Do a Spinoff
One of the problems Berkshire Hathaway stock faces today is that potential acquisitions know that the company is trying to bag the elephant. As a result, the price asked moves higher, knowing that Buffett wants to make a big acquisition and has the money to do so.
Once upon a time, companies came to Berkshire wanting to be acquired regardless of the price. Now, it appears that acquisition prices have gotten so out of hand; potential acquisitions are asking the world.
In the past two years, BRK.B made a total of $6.0 billion in acquisitions. In 2016, that number was five times higher due to the Precision Castparts acquisition.
Acquisitions are few and far between.
To speed this process up, I suggested in 2018, that Berkshire spinoff some of its excess cash and McLane Company.
“It might be wiser for Buffett to spin off $30 billion of the excess cash plus McLane Company, its wholesale distribution business,” I wrote in August 2017. “The separately traded company would be run by his chosen (but yet unnamed) successor, which would allow it to begin succession planning while buying some smaller businesses that might not fit the Berkshire Hathaway M&A criteria.”
Today, I think it still makes sense, but I’d sell McLane Company after completing the spinoff. Think of it as a kind of special dividend.
Buy Some Smaller Companies
In some ways, Berkshire Hathaway stock is like a large mutual fund. In other ways, it’s similar to private equity in that it makes a big acquisition in a particular industry and then uses that company as a platform for growth — both organically and through bolt-on transactions.
Right now, BRK.B has seven platforms for growth: insurance, railroads, energy, manufacturing, service and retail, and financial services. The $6 billion in acquisitions over the last two years were of the bolt-on variety.
This suggestion works better if Berkshire follows through on my previous proposal to spinoff some cash into a smaller business that can go after little fish.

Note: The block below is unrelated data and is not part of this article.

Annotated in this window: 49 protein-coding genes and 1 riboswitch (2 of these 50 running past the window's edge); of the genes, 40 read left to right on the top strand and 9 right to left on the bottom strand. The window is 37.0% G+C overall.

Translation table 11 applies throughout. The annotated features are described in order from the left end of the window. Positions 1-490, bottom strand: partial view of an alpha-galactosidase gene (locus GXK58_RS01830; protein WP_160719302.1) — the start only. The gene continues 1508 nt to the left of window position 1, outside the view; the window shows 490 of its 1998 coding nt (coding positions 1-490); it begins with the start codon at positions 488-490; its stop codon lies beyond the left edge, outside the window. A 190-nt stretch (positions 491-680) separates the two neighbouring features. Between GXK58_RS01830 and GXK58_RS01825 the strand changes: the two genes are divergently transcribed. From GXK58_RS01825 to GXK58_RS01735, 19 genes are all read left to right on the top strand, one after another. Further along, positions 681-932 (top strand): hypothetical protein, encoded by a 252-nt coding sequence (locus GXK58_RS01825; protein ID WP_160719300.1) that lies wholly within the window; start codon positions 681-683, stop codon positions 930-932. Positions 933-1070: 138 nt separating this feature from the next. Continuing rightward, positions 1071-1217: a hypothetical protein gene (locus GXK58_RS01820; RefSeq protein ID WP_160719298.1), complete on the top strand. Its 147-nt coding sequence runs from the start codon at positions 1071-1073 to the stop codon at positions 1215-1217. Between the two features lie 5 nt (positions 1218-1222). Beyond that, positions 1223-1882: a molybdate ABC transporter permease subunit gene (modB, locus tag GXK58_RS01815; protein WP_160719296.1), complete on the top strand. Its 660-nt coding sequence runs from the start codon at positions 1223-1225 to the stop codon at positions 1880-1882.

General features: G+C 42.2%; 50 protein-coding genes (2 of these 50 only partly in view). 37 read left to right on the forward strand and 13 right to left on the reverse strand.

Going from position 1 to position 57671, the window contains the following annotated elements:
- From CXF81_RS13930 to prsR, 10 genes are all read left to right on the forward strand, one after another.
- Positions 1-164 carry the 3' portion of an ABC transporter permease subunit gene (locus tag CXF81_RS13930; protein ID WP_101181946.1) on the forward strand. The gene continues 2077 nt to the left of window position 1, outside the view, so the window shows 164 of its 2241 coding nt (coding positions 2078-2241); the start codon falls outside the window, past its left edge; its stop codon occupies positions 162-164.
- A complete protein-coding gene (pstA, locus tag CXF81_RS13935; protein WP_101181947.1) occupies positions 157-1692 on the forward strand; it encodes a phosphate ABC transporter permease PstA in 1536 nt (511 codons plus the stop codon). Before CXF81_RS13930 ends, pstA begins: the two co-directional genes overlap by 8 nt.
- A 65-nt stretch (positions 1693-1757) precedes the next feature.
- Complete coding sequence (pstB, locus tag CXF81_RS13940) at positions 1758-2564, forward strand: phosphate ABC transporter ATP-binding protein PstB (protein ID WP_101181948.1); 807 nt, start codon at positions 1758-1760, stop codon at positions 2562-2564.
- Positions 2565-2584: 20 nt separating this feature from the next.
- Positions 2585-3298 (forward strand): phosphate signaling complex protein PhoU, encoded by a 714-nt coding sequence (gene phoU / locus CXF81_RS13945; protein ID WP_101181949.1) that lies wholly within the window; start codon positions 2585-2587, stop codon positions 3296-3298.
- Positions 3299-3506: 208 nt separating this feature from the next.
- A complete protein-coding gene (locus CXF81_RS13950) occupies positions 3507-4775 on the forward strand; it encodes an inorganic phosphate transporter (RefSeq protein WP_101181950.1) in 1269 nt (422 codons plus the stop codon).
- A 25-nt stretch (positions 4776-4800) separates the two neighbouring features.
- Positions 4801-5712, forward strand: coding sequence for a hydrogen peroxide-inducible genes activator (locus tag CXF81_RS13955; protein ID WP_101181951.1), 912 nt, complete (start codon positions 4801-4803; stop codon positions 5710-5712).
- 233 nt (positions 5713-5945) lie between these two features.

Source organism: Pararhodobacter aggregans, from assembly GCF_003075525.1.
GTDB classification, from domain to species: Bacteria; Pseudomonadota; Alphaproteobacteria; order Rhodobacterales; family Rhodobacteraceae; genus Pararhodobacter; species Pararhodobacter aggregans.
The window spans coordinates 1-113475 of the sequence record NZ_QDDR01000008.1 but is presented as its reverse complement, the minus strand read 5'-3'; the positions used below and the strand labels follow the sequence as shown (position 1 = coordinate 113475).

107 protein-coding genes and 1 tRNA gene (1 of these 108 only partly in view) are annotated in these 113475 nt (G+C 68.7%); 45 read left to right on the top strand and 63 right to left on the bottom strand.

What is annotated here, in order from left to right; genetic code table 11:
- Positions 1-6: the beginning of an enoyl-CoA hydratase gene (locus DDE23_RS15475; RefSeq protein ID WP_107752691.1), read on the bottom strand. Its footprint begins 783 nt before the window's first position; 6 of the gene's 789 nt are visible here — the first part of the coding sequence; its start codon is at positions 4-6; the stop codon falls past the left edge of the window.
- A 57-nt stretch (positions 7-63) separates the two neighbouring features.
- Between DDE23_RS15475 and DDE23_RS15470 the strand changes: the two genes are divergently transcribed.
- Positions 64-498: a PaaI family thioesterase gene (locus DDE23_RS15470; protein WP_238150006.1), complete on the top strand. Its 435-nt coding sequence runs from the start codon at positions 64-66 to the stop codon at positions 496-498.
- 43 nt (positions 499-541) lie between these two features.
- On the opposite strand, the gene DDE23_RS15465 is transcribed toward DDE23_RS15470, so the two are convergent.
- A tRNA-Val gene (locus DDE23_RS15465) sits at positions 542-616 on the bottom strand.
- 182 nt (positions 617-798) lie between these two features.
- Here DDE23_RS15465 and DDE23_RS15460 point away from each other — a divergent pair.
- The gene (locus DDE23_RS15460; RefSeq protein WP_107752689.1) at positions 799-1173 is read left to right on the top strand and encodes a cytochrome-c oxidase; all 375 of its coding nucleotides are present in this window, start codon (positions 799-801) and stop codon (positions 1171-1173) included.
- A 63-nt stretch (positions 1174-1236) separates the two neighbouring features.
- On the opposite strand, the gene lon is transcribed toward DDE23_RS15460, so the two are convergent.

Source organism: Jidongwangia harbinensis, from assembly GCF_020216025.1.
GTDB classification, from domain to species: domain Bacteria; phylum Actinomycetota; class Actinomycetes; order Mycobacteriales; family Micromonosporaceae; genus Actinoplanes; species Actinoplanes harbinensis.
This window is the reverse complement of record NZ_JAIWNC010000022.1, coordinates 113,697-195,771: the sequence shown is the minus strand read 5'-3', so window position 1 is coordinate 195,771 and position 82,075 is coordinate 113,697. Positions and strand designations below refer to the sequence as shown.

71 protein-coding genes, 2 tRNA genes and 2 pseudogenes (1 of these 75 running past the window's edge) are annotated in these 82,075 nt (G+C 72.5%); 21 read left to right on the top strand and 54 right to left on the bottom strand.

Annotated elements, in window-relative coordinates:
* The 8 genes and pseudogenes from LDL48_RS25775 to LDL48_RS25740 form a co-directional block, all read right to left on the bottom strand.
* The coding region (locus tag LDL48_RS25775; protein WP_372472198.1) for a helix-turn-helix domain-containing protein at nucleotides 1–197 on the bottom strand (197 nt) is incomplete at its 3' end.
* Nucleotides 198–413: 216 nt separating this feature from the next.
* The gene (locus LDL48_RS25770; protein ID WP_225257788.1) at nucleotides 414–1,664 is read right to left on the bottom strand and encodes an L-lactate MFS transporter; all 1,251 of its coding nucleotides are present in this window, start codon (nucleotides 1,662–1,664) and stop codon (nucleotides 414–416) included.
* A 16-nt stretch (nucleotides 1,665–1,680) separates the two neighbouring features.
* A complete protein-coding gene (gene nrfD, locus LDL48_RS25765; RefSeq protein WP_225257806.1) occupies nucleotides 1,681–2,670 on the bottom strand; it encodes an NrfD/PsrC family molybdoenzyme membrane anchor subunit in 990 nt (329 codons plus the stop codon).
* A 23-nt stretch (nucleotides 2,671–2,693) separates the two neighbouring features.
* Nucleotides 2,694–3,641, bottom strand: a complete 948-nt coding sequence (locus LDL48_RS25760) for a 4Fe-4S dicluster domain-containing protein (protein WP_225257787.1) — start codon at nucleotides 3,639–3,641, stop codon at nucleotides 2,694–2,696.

Until that happens, I’m not sure $6 billion is ever going to be enough for investors.
Buy the S&P 500
At the annual shareholders meeting in Omaha in early May, an investor pointed out to Buffett that if he’d taken Berkshire Hathaway stock’s cash and T-bills over the past 15 years — keeping Buffett’s often-quoted $20-billion cushion — and invested in an index like the S&P 500, the company would have $43 billion in additional cash and a book value that’s 12% higher.
Buffett’s long argued that regular investors ought to buy a low-cost S&P 500 index fund along with a short-term bond fund.
So, while he likes to have cash in order to make his now famous “preferred share” deals — the most recent being a $10 billion investment in Occidental Petroleum (NYSE:OXY) — I’m sure he could put $60 billion in the Vanguard S&P 500 ETF (NYSEARCA:VOO) and still have plenty of financial flexibility for making these kinds of deals or pulling the trigger on a big acquisition.
After all, if you can’t beat them, join them.
Acquire Brookfield Asset Management
This last one is my personal favorite.
Although Buffett has said that he’s already chosen his successor, I’d like him to consider Bruce Flatt and Brookfield Asset Management (NYSE:BAM) as a possible alternative.
Up until the past couple of years, Flatt flew under the radar of most investors. However, Brookfield’s announcement that it had purchased 62% of Oaktree Capital Management (NYSE:OAK) in March for $4.8 billion, surely opened a lot of eyes.
Flatt is only 54, the perfect age for someone taking over the Berkshire operation. Furthermore, he understands the Berkshire model; Brookfield runs several asset management platforms including infrastructure, real estate, private equity, and now with Oaktree, it’s got a distressed debt and credit business.
Brookfield’s current market value is $46 billion. Let’s assume Berkshire would have to pay a 50% premium. That puts the deal at almost $70 billion, well within the company’s means.
More importantly, it gives Berkshire Hathaway stock one heck of a leader for the next 10-15 years.
It won’t happen because Buffett doesn’t chase deals. But if he did, this would be ideal.
At the time of this writing Will Ashworth did not hold a position in any of the aforementioned securities.